Last night we went to a concert by Tanya Tagaq, the Inuit throat singer, at the Flynn Center’s black box theatre. I had been looking forward to this event all season.
Tanya is an eloquent, vastly talented woman, who travels with a band composed of a drummer, violinist, and sound artist/engineer. Their music is largely improvisational, as is the tradition of Inuit throat singing. Last night, Tanya’s performance drew from jazz, metal, electronica, punk, and traditional Inuit forms; she was both a very contemporary performer, carefully playing her audience, and deeply traditional, caught up, at times, in deep trance.
As we awaited the show I sat with the contradictions inherent in the moment. There is often, for me, something profoundly unsettling about Indigenous performance in settler settings. One one hand, it seems good to share ancient and modern cultural Indigenous traditions with a wide audience, to remind others that we are, as Tanya underscored, still here. On the other hand, as Tanya again pointed out, there is always a serious risk that the audience will treat both the performance and the material as archival, as though resurrected from some museum vault.
As it turned out, there was little chance the audience would relegate last night’s performance to the category of cultural artifact. Tanya and the band were powerful and immediate, the music and volume resoundingly contemporary. Tanya’s performance style was sensual, sexual, even seductive; she touched many spaces, alternatively joyful and sad, despairing and ecstatic. She appeared to move in and out of deep trance, her voice taking on characteristics of land and marine animals, while her body morphed through a wide array of states.
During one particularly intense section, I imagined she was embodying Sedna, whose tragic story lies at the very heart of Inuit culture. This segment became disturbingly shamanic, as Tanya and the band entranced us in their narrative without words. As I watched/listened, I was reminded to my core that the world of Nature defies our expectations for niceness and safety, and Sedna’s abode, the sea, is a realm fraught with peril, even for the shaman. I also remembered that even as we may attempt to separate humans from the great web of life in which we are situated, we cannot; all that is Nature is within us, and can erupt, sometimes terrifyingly, at any moment. I wondered whether much of the violence perpetrated on Indigenous cultures has been an attempt to erase that disturbing truth.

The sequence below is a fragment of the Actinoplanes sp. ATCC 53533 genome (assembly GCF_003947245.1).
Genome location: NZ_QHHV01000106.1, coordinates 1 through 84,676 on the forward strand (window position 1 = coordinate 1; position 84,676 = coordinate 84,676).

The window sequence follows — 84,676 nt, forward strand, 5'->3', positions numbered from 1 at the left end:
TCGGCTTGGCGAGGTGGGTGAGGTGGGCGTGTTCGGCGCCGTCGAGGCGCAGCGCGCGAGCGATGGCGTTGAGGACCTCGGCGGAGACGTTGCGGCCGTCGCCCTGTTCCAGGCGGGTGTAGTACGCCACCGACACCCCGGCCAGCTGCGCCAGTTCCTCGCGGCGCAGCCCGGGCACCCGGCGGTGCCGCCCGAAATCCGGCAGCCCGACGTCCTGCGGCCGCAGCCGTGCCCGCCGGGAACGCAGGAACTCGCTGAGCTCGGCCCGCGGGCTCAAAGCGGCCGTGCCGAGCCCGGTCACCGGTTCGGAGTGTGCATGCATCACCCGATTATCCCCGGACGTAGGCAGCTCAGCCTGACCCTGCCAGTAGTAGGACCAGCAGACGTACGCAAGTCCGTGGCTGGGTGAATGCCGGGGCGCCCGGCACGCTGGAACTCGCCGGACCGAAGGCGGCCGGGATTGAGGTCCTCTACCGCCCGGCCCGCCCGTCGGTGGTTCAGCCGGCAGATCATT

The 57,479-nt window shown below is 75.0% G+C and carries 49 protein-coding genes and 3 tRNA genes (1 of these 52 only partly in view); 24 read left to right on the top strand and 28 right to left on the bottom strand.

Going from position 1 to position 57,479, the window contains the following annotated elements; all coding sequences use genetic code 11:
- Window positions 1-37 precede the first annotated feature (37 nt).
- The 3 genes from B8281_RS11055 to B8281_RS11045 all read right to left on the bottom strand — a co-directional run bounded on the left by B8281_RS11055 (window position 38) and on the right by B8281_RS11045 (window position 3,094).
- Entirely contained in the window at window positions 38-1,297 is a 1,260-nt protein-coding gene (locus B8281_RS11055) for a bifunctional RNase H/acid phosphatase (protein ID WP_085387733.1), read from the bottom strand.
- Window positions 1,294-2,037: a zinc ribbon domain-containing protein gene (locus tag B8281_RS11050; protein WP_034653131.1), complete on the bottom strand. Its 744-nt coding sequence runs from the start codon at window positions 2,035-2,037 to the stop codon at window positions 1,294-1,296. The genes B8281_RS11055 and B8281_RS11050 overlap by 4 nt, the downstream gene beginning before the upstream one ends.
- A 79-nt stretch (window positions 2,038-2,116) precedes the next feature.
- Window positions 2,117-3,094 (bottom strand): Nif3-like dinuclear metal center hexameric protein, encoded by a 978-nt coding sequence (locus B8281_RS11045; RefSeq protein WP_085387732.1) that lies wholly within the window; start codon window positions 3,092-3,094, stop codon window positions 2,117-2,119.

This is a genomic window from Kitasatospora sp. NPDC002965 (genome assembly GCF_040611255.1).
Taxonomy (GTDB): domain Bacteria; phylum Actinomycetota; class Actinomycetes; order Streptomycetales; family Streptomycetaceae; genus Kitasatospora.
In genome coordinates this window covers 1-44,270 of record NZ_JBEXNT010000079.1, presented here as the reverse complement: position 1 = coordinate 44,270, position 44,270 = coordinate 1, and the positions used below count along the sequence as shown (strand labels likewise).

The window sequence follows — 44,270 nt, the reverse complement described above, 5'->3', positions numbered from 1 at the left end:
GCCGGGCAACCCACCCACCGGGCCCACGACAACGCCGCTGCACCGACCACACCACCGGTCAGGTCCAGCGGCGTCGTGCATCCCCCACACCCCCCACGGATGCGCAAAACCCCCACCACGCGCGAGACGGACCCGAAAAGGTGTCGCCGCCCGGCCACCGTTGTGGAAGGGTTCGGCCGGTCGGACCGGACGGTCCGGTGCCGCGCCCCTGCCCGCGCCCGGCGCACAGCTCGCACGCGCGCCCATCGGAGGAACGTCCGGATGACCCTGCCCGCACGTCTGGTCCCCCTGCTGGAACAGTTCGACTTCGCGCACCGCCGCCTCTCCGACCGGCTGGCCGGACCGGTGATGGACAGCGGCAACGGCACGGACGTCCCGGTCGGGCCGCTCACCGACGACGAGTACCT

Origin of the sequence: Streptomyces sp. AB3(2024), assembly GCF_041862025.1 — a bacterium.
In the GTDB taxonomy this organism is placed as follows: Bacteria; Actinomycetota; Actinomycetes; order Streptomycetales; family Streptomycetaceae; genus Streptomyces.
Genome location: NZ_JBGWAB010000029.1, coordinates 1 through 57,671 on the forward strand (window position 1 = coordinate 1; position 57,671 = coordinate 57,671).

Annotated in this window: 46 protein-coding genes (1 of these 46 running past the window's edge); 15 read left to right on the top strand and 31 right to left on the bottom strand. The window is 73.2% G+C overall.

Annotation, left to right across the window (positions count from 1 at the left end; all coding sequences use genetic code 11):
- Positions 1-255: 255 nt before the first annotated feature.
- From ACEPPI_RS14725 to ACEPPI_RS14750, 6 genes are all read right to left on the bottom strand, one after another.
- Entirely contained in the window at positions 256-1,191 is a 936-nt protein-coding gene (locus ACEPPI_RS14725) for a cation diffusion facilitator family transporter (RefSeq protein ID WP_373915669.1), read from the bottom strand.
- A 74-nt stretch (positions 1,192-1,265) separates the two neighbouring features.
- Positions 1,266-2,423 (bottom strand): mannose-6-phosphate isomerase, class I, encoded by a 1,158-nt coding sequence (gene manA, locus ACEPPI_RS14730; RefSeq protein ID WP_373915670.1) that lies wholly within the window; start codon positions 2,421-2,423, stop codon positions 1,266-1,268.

I also thought about the shaman’s performance, the practitioner’s necessary, if potentially terrifying, movement between the realms of spirit and human, Nature and culture. Trickery, play, even flirting, may accompany the shaman’s trance and journey. She may embody the spirits, important local animals, and ancestral heroes, bringing them to life before her audience, even as she seeks to work with them for healing or ill. I was reminded that, traditionally, in many cultures, shamans were known as much for the quality of their performance as for the efficacy of their healing.
We left the theatre accompanied by a wide range of moods, thoughts, and feelings: grumpy and moved, disturbed and energized, revolted and entranced. I wondered whether others felt this complexity of response. I also found myself pondering how I might think about this performance that occupied the crossroads of the sacred and the profane. After all, I was always taught that the everyday and the sacred are thoroughly entwined, even as some places and moments are, somehow, more endowed with the immediacy of the sacred than others.
Later, I found myself puzzling over our continued destruction of the arctic, and the effects of rapidly accelerating climate change on the people, plants, and animals of the region, an ecosystem disintegrating before our eyes. I imagined that last night Tanya held all this, along with the deep and abiding resilience of Nature and Life, as she sang and moved, revealing, through voice and gesture, what we might prefer to ignore.